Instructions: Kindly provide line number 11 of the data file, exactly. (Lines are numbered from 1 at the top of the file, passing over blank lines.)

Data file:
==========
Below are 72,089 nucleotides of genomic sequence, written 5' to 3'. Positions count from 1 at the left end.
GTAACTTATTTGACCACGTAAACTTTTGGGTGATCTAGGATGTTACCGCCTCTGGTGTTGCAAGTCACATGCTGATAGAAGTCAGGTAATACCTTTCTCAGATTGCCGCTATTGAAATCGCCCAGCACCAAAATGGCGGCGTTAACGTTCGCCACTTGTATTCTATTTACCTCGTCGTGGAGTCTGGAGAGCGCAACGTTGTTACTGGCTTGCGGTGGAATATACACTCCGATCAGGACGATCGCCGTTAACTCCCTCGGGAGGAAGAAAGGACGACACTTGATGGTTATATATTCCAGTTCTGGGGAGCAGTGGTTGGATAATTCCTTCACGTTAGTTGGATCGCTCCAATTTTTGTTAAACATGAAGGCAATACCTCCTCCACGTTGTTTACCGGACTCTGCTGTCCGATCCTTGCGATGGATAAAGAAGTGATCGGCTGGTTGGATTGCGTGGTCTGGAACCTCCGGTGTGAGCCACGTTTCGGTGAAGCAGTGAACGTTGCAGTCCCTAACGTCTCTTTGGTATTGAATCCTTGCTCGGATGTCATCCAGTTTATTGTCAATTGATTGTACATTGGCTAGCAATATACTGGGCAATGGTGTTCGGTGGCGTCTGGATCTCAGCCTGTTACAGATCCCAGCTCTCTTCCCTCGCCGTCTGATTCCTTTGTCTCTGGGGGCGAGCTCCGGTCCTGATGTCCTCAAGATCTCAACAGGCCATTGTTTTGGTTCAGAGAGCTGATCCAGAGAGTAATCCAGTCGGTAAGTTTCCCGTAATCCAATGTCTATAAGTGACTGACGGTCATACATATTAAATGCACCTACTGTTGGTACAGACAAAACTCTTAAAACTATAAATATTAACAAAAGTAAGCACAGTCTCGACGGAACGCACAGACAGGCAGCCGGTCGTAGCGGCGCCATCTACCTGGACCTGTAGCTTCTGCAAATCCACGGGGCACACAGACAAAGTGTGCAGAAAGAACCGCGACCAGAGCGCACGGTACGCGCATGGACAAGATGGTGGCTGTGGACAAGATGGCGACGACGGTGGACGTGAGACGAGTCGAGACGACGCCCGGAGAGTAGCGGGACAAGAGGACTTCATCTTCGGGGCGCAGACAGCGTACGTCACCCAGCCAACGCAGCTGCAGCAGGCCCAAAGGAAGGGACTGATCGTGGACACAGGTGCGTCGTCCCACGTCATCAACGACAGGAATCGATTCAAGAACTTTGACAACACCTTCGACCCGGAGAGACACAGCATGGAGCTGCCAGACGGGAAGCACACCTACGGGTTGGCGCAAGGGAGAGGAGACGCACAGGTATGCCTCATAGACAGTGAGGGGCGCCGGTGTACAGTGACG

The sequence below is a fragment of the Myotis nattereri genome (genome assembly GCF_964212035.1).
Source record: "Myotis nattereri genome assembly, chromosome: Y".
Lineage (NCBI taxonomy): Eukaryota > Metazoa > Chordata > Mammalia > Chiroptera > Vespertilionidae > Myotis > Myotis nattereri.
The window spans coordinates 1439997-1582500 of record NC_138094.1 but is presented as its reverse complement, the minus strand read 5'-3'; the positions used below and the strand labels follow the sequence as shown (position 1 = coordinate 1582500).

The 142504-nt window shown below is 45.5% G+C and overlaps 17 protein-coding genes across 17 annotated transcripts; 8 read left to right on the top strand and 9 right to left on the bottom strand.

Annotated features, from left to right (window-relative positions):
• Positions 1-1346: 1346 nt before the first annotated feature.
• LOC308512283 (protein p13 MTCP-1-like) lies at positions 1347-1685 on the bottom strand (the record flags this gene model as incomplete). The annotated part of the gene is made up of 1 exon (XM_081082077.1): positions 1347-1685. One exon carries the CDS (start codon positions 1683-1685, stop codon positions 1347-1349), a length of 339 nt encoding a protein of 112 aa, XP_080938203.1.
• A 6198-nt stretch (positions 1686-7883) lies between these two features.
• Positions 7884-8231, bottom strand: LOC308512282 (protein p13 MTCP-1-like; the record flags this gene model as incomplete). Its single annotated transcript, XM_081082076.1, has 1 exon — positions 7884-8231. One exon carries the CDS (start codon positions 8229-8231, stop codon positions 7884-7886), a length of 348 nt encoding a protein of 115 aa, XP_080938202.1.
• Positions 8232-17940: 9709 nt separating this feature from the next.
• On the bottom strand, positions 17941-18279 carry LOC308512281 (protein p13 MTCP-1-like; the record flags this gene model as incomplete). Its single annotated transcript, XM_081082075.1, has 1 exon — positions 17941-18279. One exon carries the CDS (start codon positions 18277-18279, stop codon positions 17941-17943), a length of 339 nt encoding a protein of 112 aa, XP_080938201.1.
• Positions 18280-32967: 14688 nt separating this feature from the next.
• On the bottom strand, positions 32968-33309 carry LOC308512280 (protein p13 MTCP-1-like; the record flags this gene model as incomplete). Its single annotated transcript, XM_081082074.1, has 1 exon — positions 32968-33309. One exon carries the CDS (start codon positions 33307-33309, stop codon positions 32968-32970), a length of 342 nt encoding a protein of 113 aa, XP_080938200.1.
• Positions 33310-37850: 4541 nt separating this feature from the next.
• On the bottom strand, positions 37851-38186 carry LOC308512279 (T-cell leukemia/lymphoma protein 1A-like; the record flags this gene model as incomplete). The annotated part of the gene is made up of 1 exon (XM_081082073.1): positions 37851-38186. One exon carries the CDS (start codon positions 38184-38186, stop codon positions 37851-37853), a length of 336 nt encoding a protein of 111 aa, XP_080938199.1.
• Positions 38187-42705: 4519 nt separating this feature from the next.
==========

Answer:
• A 6198-nt stretch (positions 1686-7883) lies between these two features.